first_imgBy Roberto López Dubois/Diálogo March 27, 2019 In early February, the U.S. government delivered a donation to Panama to strengthen its Public Force’s security operations. The donation, a hangar, equipment, and vehicles, will support units assigned to the Darién region, on the Colombian border. On February 5, acting U.S. Ambassador to Panama Roxanne Cabral delivered the donation during a ceremony to inaugurate the hangar at the Panamanian National Air and Naval Service’s Mayor Salvador Córdoba Air Base (SENAN, in Spanish), in Nicanor, Darién province. The hangar and the donated equipment will contribute to the fight against drug, human, and arms trafficking and disrupt the influence of transnational criminal organizations in Latin America. “The ceremony honors the donation of almost $5 million in total, but this is just a little grain of sand compared to the daily work you do here and all along your borders,” Cabral said. “We intend to support you with the necessary resources to address emergencies and equip you for your operations against drug and human trafficking.” The donation During the ceremony, Cabral symbolically handed over hangar keys to Panamanian Minister of Security Jonattan Del Rosario. The hangar was built in one year and cost $2.1 million. The hangar will be used to store and maintain SENAN’s AW109, AW139, Bell 212, 407, and 412 helicopters and other aircraft. The infrastructure, the first of its type in the air base located in the far east of Panama, also includes a warehouse to store material, equipment, and tools, in addition to office spaces, sleeping quarters, and bathrooms. “With this hangar, we can maintain our aircraft and keep them in the area,” Commissioner Gilberto Méndez, SENAN’s director, told Diálogo. “It won’t be necessary to move them to Panama [City] to do maintenance; rather, we will be able to do it here, enabling us to have helicopters more readily available to conduct SENAFRONT [Panamanian National Border Service] operations and our own.” U.S. authorities handed over the rest of the equipment and vehicles included in the donation to SENAFRONT and the Panamanian Police Anti-Narcotics Operations Tactical Unit. The package included spare parts for counter drug operation speedboats, night and thermal vision devices, 15 Jeep J8 tactical vehicles, two ambulances, and a tractor. Strategic base SENAN conducts critical tasks in the fight against narcotrafficking in Darién, such as surveillance patrols and support for SENAFRONT’s operations. The institution also contributes to humanitarian missions with rescue and medical evacuation operations in the area’s remote region. “This base here in Nicanor is one of the main bases SENAN and SENAFRONT use to send troops into the jungle, near the Colombian border,” U.S. Army Colonel Steven Wikleman, chief of the U.S. Embassy’s Security Cooperation Office in Panama, told Diálogo. “This is important, because these are areas where ELN [Colombian National Liberation Army] and drug cartels operate. This base is key to the mission of Panamanian security forces.” The region known as the Darién Gap consists of a dense and humid 550,000-hectare rainforest that Panama and Colombia share. The Revolutionary Armed Forces of Colombia (FARC, in Spanish) exploited the remote area before signing the peace agreement with the Colombian government in late 2016. However, FARC and ELN dissidents, as well as other transnational criminal groups, use the region to transport drugs bound for the United States and commit related crimes. Long-standing friendship Panama and the United States maintain a solid relationship with bilateral cooperation agreements and support for the Public Force with equipment and vehicle donations. In November 2018, the U.S. government donated two Boston Whaler boats to SENAN, valued at more than $1 million. “Both governments ratified our security cooperation commitment,” said Del Rosario. “We created and maintain a high-level dialogue between security authorities. We meet periodically to develop and execute our common strategies against transnational threat networks.” Panamanian security forces increased their operations throughout the country. In late 2018, Panama launched Operation Shield (Operación Escudo) to disrupt narcotrafficking routes in border areas with Colombia and Costa Rica. The operation, ongoing until September 2019, resulted in the seizure of more than 25 tons of drugs and the capture of more than 120 criminals. “We proved that each dollar invested for cooperation in Panama yields good results,” Del Rosario concluded. “On behalf of the government, the Ministry of Security, and the Public Force, I want to thank the United States for their unconditional support to our forces, so that we can continue to strengthen bonds of friendship and carry out the mission of protecting and serving our citizens, preventing violence, and countering common and transnational crime.”last_img read more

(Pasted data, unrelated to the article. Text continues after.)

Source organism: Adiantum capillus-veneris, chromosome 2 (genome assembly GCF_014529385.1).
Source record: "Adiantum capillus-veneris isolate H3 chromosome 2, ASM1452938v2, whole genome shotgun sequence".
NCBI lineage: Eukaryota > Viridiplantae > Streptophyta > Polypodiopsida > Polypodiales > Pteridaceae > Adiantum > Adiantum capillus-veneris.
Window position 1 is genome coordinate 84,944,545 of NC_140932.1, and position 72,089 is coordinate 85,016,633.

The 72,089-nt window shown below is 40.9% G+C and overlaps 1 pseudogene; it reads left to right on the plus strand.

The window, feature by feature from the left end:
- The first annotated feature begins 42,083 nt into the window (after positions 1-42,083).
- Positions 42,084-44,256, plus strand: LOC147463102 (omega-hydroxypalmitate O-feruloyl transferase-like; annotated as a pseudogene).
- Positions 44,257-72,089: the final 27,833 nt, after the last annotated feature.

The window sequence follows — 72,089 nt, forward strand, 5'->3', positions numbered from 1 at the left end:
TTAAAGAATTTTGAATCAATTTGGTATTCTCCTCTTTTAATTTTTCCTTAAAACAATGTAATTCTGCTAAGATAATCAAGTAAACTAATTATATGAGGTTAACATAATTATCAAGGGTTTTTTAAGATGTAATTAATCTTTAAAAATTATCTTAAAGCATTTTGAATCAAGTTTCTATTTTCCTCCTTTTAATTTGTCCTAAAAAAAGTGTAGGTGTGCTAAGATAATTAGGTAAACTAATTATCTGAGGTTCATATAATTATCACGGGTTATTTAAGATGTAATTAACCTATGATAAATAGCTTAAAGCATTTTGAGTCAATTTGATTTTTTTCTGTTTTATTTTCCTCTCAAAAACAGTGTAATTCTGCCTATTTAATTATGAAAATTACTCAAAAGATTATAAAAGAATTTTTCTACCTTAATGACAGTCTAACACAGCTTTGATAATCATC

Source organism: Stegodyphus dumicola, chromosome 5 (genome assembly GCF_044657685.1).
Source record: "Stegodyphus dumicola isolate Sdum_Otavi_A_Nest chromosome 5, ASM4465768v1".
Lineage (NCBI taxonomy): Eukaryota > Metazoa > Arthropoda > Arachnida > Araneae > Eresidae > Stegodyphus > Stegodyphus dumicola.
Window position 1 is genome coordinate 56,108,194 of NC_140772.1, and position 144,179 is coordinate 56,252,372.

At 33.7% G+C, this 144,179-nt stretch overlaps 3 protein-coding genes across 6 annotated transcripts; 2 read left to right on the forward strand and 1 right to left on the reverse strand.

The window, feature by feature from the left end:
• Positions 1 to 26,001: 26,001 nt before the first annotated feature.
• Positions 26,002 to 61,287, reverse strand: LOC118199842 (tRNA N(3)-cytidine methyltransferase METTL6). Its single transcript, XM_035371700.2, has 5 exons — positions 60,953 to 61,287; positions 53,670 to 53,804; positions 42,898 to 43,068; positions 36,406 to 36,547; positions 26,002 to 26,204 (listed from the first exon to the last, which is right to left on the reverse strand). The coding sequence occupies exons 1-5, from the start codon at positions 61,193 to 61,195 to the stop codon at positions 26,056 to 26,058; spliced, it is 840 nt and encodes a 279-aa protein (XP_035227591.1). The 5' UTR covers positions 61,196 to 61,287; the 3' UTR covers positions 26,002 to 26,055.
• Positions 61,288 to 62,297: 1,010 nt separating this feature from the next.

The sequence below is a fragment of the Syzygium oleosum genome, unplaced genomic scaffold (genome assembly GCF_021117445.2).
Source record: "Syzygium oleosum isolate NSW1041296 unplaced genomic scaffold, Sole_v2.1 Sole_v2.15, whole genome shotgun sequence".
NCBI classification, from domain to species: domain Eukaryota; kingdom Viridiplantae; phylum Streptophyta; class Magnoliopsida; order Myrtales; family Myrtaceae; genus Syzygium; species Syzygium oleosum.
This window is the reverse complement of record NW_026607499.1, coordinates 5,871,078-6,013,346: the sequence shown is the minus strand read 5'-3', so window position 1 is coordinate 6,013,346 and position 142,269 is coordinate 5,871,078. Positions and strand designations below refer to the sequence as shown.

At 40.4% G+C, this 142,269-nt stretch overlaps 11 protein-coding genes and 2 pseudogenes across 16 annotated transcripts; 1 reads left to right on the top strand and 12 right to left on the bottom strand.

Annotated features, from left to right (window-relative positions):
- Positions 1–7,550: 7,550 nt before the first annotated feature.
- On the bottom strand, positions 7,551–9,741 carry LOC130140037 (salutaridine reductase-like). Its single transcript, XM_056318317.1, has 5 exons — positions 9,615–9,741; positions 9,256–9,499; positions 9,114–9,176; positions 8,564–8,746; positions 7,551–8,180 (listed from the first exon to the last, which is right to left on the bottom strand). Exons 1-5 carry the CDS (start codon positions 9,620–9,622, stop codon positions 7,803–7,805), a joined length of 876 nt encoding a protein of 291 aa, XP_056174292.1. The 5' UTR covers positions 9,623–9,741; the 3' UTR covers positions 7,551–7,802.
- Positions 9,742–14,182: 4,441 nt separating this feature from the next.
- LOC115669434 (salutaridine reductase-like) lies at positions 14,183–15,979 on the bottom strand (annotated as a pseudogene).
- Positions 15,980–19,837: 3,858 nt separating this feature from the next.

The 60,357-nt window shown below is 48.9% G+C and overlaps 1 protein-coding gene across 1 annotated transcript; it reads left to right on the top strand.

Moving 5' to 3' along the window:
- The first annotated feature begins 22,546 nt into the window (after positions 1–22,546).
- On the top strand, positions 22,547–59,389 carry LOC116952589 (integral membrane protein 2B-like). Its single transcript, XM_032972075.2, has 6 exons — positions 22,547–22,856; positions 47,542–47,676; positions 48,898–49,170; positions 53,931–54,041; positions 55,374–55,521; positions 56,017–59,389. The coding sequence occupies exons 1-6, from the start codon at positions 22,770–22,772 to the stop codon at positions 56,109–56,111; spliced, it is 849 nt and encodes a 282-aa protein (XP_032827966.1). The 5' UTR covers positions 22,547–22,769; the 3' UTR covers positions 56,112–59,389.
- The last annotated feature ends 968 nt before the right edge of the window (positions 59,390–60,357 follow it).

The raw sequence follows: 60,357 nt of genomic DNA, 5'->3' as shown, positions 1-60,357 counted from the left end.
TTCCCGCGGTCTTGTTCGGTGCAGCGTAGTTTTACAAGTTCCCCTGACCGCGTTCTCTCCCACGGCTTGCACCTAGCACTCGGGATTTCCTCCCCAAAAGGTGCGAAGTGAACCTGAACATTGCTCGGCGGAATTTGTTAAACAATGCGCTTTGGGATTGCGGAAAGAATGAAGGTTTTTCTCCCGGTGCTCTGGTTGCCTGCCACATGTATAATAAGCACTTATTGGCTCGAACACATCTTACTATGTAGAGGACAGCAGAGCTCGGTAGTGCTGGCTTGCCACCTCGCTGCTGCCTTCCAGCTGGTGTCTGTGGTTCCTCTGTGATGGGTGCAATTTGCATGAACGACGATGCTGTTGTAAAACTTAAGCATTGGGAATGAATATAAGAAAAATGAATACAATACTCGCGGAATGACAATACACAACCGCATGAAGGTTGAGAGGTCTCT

Couple face up to seven years in jail for running under age prostitutes ring

first_imgStuff co.nz 15 January 2017Family First Comment: The Prostitutes Collective say this is rare – but it’s not. It’s just that the police struggle to be able to investigate under the silly laws. As quoted by an expert…“Until New Zealand acknowledges that people are being forced or coerced to provide sexual favours for other people’s profit, professionals aren’t going to be on the lookout for these types of situations.”ExactlyAn Auckland father of two and the mother of his children have been charged with helping underage women into sex work.The 33 year-old man and his 23-year-old fiancee jointly face three charges laid under the Prostitution Reform Act of assisting three young people into providing commercial sexual services.The young women named in the court documents are aged 15, 16, and 17 and were allegedly helped into the work in 2015 and 2016.Under the Act it is illegal to pay sex workers under the age of 18, or to employ them.The charge carries a maximum penalty of seven years imprisonment.The pair are yet to enter a plea and have been bailed to reappear in the Auckland District Court at the end of January. They were granted name suppression at earlier appearances.Both declined to comment on the charges, but said the situation was “complicated”.“As I’m sure you can understand the privacy for our young children are paramount. As you have already described the charge is unusual and very complicated,” the Auckland man said.Prostitutes’ Collective national coordinator Catherine Healy said it was unusual to hear of people being prosecuted for assisting young people into sex work.She believed the majority of licensed brothel owners and operators did their due diligence when it came to employing workers, but there had been instances where licensees had been duped by fake IDs, she said.Under current legislation, police must obtain a warrant before they can check on the ages of brothel workers, Healy said.“I know that these critics would like to see the police go into brothels to check that they’re all over 18 and we had that system and it failed dismally. It was just ridiculous. It was silly. It didn’t work at all,” she said.Academic and forced prostitution researcher Natalie Thorburn said there was a lack of awareness among agencies about what constituted sex trafficking or exploitation.“As a nation, we’re now a lot more comfortable with responding to family violence and to sexual violence – now we need to see that same progress with categories of crime that don’t fit neatly into those types of violence,” she said.“At present, it doesn’t seem to be something we actively look for or have a lot of knowledge about how to responding to.“Until New Zealand acknowledges that people are being forced or coerced to provide sexual favours for other people’s profit, professionals aren’t going to be on the lookout for these types of situations.”READ MORE: http://www.stuff.co.nz/national/crime/87990066/Couple-face-up-to-seven-years-in-jail-for-running-under-age-prostitutes-ring?cid=app-iPhonelast_img read more